US President Donald Trump has vowed to outlaw TikTok, the microblogging social network that lets users upload short videos.
Some internet security experts have expressed concerns that the Chinese-owned service has inadequate data security and could be used to collect the personal information of its 800 million users across the globe.
The president may have more personal reasons to dislike the fast-growing social network too.
A prank organised by K-Pop fans to spam the registration system for Trump’s re-election rally in Tulsa was organised via TikTok, and American comedienne Sarah Cooper has garnered huge audiences for her 15-second lip-sync videos of the president’s press briefings.
Whatever his reasoning, the president has declared war on TikTok. “As far as TikTok is concerned we’re banning them from the United States,” he told reporters on Air Force One on Friday.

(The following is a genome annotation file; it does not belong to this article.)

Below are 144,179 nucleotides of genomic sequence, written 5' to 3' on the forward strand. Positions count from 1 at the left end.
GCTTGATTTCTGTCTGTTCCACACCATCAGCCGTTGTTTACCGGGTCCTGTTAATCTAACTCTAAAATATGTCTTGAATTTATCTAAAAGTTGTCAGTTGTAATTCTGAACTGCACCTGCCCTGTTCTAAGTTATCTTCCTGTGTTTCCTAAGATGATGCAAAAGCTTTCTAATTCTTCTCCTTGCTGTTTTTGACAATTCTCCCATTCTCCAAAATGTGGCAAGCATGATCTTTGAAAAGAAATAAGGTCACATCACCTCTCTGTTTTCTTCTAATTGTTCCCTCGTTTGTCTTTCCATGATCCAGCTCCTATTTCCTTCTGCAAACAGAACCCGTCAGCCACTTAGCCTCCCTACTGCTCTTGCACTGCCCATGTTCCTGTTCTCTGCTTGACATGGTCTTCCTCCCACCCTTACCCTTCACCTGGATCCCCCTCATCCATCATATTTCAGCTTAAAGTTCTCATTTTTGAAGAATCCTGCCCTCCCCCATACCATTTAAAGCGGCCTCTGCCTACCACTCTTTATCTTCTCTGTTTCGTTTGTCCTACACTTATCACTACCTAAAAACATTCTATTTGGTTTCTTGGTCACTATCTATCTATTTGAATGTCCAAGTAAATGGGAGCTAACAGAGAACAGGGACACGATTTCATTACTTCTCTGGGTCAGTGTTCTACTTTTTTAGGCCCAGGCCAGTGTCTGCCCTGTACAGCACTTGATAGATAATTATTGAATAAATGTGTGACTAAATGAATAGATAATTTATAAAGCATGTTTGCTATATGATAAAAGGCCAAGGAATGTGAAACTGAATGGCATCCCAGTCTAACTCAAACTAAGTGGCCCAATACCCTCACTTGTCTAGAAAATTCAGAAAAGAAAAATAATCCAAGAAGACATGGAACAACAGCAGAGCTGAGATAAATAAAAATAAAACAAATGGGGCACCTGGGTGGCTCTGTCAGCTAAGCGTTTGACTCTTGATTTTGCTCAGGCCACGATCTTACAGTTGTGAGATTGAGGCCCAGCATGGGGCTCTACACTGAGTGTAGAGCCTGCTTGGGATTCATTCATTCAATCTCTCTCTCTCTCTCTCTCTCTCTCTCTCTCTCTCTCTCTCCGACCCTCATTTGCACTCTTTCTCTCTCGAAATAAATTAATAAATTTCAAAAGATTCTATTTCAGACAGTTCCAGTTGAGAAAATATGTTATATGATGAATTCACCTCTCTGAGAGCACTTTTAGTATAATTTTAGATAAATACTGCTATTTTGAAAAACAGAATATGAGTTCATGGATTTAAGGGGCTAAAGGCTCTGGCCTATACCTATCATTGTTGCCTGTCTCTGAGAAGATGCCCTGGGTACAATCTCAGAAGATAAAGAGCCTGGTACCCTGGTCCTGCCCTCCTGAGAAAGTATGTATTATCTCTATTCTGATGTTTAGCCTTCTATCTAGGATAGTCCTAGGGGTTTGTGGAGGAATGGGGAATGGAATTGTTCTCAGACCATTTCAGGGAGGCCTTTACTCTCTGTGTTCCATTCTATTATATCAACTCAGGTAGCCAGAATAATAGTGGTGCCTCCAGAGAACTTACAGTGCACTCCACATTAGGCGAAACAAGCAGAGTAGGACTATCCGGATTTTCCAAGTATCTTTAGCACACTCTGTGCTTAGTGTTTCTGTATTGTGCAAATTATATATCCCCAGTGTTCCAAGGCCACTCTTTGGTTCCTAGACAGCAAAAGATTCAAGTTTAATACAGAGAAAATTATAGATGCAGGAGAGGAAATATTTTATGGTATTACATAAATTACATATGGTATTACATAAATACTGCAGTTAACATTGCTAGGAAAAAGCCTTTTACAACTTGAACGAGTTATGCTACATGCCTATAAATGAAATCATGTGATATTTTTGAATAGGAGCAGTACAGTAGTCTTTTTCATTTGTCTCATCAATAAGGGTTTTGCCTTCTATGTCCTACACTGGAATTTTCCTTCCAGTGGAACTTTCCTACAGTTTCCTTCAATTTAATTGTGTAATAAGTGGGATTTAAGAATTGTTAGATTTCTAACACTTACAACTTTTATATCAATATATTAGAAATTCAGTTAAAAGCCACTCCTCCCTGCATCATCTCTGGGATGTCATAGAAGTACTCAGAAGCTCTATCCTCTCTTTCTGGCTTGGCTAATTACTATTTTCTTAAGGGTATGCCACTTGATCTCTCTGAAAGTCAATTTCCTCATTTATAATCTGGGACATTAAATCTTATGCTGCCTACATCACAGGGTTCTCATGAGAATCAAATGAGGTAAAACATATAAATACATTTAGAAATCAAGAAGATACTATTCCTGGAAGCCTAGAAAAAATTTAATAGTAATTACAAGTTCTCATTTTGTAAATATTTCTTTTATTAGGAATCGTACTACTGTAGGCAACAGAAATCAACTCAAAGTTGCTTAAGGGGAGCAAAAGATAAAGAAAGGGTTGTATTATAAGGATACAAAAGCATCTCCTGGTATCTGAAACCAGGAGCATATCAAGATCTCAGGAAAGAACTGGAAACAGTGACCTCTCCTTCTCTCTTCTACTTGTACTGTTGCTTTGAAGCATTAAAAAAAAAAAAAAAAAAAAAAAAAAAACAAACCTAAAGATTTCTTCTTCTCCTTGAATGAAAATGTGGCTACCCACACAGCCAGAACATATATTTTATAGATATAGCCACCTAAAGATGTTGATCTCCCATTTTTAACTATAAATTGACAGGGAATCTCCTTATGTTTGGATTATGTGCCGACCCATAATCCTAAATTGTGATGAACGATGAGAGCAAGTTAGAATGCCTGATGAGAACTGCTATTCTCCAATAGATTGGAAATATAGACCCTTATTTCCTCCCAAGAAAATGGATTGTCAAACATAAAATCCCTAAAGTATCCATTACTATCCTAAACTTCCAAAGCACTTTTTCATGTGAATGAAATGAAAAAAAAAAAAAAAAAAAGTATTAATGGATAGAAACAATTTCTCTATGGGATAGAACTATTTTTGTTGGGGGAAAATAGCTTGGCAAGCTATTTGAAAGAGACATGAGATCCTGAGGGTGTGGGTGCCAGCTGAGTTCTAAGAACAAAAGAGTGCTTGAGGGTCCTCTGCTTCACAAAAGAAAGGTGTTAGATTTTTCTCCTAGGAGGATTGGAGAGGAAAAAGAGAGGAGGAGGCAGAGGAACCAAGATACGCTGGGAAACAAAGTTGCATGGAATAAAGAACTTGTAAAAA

The service is already banned in Australia and in India – where TikTok and 58 other Chinese apps have been cut off after border clashes between Indian and Chinese troops along the Himalayas have become increasingly violent.
There’s a simmering war along India’s border with China where some 200 troops have died in combat this year alone.
TikTok is not available in China itself ,but addressing the reports that the app could be sending data back to China TikTok’s parent company Bytedance said it does not comment “on rumours or speculation.”
The US side of the business is reportedly a takeover target for Microsoft, but any such move could be blocked by the US ban. A TikTok spokesperson has told US media outlets the company was “confident in the long-term success of TikTok” in the US.
Responding to fears that the platform could be used for propaganda purposes the company’s CEO, Kevin Mayer, said: “We are not political, we do not accept political advertising and have no agenda – our only objective is to remain a vibrant, dynamic platform for everyone to enjoy.”
Source Daily Star – World News